Pain, adverse events of morphine (drowsiness, nausea, confusion) and health status were rated by the patients using numeric rating scale (0 ~ 10). Items for drowsiness and nausea were adopted from the symptom scales of MD Anderson symptom inventory-Korean (MDASI-K). The scales describe patient’s symptoms during the last 24 h, with 0 being “not at all” while 10 being “as bad as you can imagine”. A research nurse explained confusion as ‘decrement of concentration ability, difficulty in paying attention’ during the interview. Health status was checked using a self-rated item from 0 representing “worst imaginable health status” to 100 representing “best imaginable health status”.

Samples and analyses of blood and urine

We obtained urinary samples besides blood samples in order to observe if urine concentrations of morphine and metabolites reflect serum concentrations. Blood samples to measure serum concentrations of morphine and its metabolites were drawn during the routine morning collection of blood tests. EDTA tubes were used, and serum was separated by centrifugation and stored at −70 °C. We obtained serum samples at day 1 and three consecutive urine samples from day one to day three (D3) of the study. Urine samples were gathered as the first spot urine in the morning. Urine samples were put in tubes with no additives and stored at −70 °C. All samples were analyzed at the Department of Laboratory Medicine, Bundang Seoul National University (Gyeonggido, South Korea). Samples were analyzed for concentrations of morphine, M6G and M3G by using ultra performance liquid chromatography-tandem mass spectrometry (Waters Aquity UPLC Xevo TQ-S, Waters, Watford, United Kingdom). Its limits of detection were: 2.5 ng/ml for morphine, 2.0 ng/ml for M6G, and 2.0 ng/ml for M3G. The analytical coefficients of variation were: 5.0–5.2 % for morphine, 6.4–6.9 % for M6G, and 5.9–7.0 % for M3G.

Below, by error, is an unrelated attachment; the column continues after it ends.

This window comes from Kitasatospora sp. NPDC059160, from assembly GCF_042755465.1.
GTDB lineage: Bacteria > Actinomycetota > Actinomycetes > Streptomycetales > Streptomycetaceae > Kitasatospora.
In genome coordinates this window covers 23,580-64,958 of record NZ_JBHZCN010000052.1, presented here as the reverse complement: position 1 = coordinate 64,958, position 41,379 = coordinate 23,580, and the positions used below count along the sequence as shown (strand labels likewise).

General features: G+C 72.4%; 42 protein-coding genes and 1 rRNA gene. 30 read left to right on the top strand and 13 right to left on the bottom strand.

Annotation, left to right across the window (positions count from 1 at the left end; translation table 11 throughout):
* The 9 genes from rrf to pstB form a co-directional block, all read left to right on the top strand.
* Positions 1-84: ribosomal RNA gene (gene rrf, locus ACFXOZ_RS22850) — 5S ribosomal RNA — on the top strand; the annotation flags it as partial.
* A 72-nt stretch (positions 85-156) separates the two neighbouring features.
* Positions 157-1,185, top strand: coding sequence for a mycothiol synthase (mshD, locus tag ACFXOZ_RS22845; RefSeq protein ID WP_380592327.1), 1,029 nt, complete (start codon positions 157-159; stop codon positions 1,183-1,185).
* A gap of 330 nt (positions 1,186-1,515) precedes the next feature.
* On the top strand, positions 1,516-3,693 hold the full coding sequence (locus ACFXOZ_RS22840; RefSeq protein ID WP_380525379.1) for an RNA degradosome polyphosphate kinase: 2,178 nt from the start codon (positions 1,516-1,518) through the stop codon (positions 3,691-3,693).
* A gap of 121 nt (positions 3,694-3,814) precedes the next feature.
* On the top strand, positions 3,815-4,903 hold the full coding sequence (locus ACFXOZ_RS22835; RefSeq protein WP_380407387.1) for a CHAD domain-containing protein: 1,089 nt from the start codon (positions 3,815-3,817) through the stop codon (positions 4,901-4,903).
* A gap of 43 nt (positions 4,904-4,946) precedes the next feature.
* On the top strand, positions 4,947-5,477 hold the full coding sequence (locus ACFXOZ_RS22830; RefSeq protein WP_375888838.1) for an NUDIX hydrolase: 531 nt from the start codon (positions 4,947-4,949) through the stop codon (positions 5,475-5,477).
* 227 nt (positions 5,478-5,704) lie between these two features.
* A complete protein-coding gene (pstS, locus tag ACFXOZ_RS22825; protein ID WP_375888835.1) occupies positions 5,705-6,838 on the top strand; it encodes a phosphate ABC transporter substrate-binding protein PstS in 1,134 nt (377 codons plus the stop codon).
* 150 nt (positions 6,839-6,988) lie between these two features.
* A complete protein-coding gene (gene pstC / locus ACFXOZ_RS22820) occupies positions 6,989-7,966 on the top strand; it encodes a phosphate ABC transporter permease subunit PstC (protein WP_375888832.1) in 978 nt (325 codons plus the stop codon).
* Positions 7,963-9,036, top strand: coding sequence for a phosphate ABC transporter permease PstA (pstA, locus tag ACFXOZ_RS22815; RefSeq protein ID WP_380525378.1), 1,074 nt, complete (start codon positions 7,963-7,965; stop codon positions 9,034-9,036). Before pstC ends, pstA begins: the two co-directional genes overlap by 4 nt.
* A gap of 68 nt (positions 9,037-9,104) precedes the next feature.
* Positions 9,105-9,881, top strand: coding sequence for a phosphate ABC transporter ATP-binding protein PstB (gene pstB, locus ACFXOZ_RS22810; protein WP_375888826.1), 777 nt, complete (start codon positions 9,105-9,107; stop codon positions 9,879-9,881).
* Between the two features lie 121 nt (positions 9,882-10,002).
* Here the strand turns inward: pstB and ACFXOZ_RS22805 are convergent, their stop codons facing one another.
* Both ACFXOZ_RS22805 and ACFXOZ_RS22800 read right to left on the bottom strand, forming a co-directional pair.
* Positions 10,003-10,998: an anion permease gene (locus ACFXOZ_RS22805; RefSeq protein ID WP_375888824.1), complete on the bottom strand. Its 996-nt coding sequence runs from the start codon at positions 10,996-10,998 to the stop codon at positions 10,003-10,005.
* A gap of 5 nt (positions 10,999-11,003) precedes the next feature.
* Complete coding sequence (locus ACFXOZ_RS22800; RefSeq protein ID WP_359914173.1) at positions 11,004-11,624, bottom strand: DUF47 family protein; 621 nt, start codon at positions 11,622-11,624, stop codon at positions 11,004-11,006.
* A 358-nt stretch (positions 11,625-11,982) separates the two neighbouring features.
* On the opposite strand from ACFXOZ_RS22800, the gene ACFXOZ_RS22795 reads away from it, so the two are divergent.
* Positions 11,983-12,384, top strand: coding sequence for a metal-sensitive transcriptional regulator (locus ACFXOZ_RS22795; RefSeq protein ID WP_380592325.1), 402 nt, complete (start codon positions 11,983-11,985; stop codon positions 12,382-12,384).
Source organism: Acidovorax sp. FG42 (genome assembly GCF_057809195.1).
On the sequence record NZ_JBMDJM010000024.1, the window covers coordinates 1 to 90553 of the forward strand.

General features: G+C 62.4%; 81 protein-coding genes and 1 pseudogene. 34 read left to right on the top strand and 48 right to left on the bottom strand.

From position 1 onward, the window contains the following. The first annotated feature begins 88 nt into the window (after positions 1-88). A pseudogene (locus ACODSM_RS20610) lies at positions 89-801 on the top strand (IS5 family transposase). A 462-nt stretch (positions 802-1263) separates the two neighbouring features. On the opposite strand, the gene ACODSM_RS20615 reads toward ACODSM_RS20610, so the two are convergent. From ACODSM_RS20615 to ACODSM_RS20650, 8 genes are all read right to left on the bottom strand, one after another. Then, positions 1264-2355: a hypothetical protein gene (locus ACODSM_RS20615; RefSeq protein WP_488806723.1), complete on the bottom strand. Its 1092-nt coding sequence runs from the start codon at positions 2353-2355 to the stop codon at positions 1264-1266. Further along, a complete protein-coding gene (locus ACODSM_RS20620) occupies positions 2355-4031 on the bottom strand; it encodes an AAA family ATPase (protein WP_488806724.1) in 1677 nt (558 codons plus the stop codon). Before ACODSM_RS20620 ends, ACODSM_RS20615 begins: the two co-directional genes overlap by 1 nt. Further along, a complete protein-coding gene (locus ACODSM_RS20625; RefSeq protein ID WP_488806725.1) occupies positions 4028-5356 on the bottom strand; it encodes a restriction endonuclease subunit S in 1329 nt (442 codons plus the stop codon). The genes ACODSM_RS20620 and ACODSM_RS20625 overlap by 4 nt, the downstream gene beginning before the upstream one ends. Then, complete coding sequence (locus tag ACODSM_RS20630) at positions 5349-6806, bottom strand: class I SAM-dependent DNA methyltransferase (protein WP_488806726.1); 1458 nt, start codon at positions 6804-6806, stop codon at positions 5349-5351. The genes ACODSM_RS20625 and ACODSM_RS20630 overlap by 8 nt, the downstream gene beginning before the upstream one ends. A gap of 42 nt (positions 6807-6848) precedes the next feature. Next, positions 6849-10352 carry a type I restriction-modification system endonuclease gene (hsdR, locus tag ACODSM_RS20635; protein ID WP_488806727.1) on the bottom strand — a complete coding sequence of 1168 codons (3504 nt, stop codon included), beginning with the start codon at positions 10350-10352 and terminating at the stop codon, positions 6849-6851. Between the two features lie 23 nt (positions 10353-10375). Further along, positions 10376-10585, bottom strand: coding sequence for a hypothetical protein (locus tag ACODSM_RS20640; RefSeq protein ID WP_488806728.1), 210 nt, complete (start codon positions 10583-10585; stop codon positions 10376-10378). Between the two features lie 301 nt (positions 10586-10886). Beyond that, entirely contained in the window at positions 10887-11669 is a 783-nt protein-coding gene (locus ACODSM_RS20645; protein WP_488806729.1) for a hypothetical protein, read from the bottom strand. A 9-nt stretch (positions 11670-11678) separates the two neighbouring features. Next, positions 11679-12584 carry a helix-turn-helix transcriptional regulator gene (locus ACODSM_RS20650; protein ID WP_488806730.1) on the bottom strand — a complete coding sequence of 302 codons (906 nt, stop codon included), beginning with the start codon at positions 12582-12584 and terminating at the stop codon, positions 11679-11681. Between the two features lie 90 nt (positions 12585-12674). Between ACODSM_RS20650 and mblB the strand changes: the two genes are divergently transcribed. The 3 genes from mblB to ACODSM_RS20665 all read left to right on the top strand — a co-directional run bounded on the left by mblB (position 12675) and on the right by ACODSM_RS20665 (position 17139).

Statistical analysis